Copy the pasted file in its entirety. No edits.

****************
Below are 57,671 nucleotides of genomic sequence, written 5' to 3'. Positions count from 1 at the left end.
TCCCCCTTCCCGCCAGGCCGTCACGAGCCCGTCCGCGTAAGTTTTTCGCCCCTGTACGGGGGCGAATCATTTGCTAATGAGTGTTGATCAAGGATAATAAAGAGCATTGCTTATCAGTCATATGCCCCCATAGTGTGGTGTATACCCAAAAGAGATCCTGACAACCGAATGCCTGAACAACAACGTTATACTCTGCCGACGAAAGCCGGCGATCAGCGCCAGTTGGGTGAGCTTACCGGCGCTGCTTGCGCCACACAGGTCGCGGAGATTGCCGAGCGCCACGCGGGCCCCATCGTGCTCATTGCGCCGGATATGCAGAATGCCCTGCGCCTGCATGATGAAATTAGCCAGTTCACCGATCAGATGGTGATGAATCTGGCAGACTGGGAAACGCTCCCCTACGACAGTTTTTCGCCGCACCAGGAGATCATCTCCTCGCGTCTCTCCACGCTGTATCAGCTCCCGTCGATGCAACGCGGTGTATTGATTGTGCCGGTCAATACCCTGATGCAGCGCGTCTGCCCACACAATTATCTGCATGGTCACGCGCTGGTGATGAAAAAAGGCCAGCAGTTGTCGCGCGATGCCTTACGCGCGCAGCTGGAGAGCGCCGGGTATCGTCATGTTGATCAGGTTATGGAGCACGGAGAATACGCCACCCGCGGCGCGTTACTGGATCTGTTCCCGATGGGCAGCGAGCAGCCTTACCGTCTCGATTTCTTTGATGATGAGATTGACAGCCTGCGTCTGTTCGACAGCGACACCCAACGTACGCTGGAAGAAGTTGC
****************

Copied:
Below are 57,671 nucleotides of genomic sequence, written 5' to 3'. Positions count from 1 at the left end.
TCCCCCTTCCCGCCAGGCCGTCACGAGCCCGTCCGCGTAAGTTTTTCGCCCCTGTACGGGGGCGAATCATTTGCTAATGAGTGTTGATCAAGGATAATAAAGAGCATTGCTTATCAGTCATATGCCCCCATAGTGTGGTGTATACCCAAAAGAGATCCTGACAACCGAATGCCTGAACAACAACGTTATACTCTGCCGACGAAAGCCGGCGATCAGCGCCAGTTGGGTGAGCTTACCGGCGCTGCTTGCGCCACACAGGTCGCGGAGATTGCCGAGCGCCACGCGGGCCCCATCGTGCTCATTGCGCCGGATATGCAGAATGCCCTGCGCCTGCATGATGAAATTAGCCAGTTCACCGATCAGATGGTGATGAATCTGGCAGACTGGGAAACGCTCCCCTACGACAGTTTTTCGCCGCACCAGGAGATCATCTCCTCGCGTCTCTCCACGCTGTATCAGCTCCCGTCGATGCAACGCGGTGTATTGATTGTGCCGGTCAATACCCTGATGCAGCGCGTCTGCCCACACAATTATCTGCATGGTCACGCGCTGGTGATGAAAAAAGGCCAGCAGTTGTCGCGCGATGCCTTACGCGCGCAGCTGGAGAGCGCCGGGTATCGTCATGTTGATCAGGTTATGGAGCACGGAGAATACGCCACCCGCGGCGCGTTACTGGATCTGTTCCCGATGGGCAGCGAGCAGCCTTACCGTCTCGATTTCTTTGATGATGAGATTGACAGCCTGCGTCTGTTCGACAGCGACACCCAACGTACGCTGGAAGAAGTTGC